local, and international concerns not fully addressed by the NED plan should also be formulated” (US WRC, 1983).
As described in Chapter 3 , the 1970 Flood Control Act authorizes the Corps to consider navigation, flood control, and water supply project operation alternatives, as well as alternatives focused on improving environmental quality. However, the study purpose and scope in the UMR–IWW navigation draft feasibility study was framed in comparatively narrow terms (USACE, 2000b):
The Navigation Study is a feasibility study addressing navigation improvement planning for the UMR–IWW System for the years 2000–2050. This study assesses the need for navigation improvements at 29 lock and dam sites (35 locks) on the UMR and 8 locks on the IWW and the impacts of providing these improvements. More specifically, the principal problem being addressed is the potential for significant traffic delays on the system within the 50-year planning horizon, delays that will result in economic losses to the Nation.
The study was conducted to determine whether navigation improvements were justified and, if so, the appropriate navigation improvements, sites, and sequencing for the 50-year planning horizon. The feasibility study effort also included the preparation of a system Environmental Impact Statement (EIS) (USACE, 2000a).
This statement of study scope does not include consideration of alternatives aimed at enhancing environmental quality. Instead, it focuses solely on capital investments, with little attention devoted to facility operational alternatives. Moreover, environmental considerations are relegated to the status of constraints, rather than considered as planning objectives. The Corps thus ignored guidelines that allow them to address a wider array of environmental issues.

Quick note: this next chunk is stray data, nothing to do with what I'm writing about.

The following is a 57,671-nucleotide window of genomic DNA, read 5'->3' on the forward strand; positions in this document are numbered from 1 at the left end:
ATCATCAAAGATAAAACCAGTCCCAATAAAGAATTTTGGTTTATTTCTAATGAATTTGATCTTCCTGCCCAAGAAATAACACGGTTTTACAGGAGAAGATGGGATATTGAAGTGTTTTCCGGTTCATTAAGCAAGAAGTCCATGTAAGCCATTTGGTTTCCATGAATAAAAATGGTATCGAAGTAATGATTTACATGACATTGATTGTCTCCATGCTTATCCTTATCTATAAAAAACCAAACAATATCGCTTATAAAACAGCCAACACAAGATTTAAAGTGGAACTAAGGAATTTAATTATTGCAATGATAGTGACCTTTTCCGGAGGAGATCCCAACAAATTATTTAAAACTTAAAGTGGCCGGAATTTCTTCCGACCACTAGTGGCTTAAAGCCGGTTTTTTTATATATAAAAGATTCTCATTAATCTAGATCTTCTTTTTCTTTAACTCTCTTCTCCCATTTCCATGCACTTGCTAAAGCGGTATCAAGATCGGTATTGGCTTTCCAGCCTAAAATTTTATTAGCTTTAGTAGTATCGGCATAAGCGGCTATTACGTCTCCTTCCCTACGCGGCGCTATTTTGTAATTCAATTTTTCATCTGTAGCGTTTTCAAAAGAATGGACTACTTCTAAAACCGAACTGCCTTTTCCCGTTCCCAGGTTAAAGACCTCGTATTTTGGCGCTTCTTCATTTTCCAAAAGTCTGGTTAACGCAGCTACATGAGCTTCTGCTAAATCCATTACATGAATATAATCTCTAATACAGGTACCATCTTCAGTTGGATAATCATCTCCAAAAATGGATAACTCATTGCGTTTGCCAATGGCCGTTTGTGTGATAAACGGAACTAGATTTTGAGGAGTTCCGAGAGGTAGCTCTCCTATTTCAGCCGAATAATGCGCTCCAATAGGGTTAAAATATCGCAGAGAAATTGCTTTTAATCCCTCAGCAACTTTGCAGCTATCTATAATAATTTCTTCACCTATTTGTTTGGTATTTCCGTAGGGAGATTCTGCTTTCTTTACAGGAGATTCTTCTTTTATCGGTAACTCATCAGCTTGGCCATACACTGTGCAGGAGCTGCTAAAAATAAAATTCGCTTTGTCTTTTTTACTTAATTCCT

The committee notes that the Corps has recently addressed the extent to which environmental improvement may be used as a planning objective toward which alternatives may be formulated and evaluated. Chapter 2 of the Corps' Civil Works Planning Guidance Notebook defines a National Ecosystem Restoration (NER) objective, defining NER outputs as “increases in the net quantity and/or quality of desired ecosystem resources” (USACE, 2000a). This planning guidance was released well after the Corps began its feasibility study. Thus, rather than holding the Corps and the draft feasibility study to these recently-released standards, the committee suggests that this and other recent guidance be followed in future revisions to the feasibility study.
Another provision of this internal Corps planning guidance is the following:
Measurement of NER is based on changes in ecological resource quality as a function of improvement in habitat quality and/or quantity and expresses quantitatively in physical units or indexes (but not monetary units). These net changes are measured in the planning area and in the rest of the Nation. Single purpose ecosystem restoration plans shall be formulated and evaluated in terms of their net contributions to increases in ecosystem value (NER outputs), expressed in